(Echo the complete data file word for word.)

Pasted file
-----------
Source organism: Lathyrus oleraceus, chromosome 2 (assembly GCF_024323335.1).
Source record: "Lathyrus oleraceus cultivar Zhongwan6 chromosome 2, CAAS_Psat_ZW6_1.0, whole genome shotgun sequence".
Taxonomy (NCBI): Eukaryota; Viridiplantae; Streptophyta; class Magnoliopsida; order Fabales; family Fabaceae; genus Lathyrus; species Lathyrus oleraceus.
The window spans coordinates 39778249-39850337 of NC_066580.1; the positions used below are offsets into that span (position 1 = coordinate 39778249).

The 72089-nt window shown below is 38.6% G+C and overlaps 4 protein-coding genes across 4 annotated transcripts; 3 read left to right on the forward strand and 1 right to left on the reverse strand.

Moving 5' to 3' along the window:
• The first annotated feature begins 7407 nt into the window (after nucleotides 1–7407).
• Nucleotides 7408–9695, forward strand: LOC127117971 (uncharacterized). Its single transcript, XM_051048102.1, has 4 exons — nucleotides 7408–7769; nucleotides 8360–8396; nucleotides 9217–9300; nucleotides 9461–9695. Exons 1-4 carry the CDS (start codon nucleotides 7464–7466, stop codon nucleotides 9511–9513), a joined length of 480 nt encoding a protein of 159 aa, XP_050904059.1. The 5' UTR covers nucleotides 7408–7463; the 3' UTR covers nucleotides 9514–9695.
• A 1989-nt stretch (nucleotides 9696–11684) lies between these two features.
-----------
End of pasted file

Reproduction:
Source organism: Lathyrus oleraceus, chromosome 2 (assembly GCF_024323335.1).
Source record: "Lathyrus oleraceus cultivar Zhongwan6 chromosome 2, CAAS_Psat_ZW6_1.0, whole genome shotgun sequence".
Taxonomy (NCBI): Eukaryota; Viridiplantae; Streptophyta; class Magnoliopsida; order Fabales; family Fabaceae; genus Lathyrus; species Lathyrus oleraceus.
The window spans coordinates 39778249-39850337 of NC_066580.1; the positions used below are offsets into that span (position 1 = coordinate 39778249).

The 72089-nt window shown below is 38.6% G+C and overlaps 4 protein-coding genes across 4 annotated transcripts; 3 read left to right on the forward strand and 1 right to left on the reverse strand.

Moving 5' to 3' along the window:
• The first annotated feature begins 7407 nt into the window (after nucleotides 1–7407).
• Nucleotides 7408–9695, forward strand: LOC127117971 (uncharacterized). Its single transcript, XM_051048102.1, has 4 exons — nucleotides 7408–7769; nucleotides 8360–8396; nucleotides 9217–9300; nucleotides 9461–9695. Exons 1-4 carry the CDS (start codon nucleotides 7464–7466, stop codon nucleotides 9511–9513), a joined length of 480 nt encoding a protein of 159 aa, XP_050904059.1. The 5' UTR covers nucleotides 7408–7463; the 3' UTR covers nucleotides 9514–9695.
• A 1989-nt stretch (nucleotides 9696–11684) lies between these two features.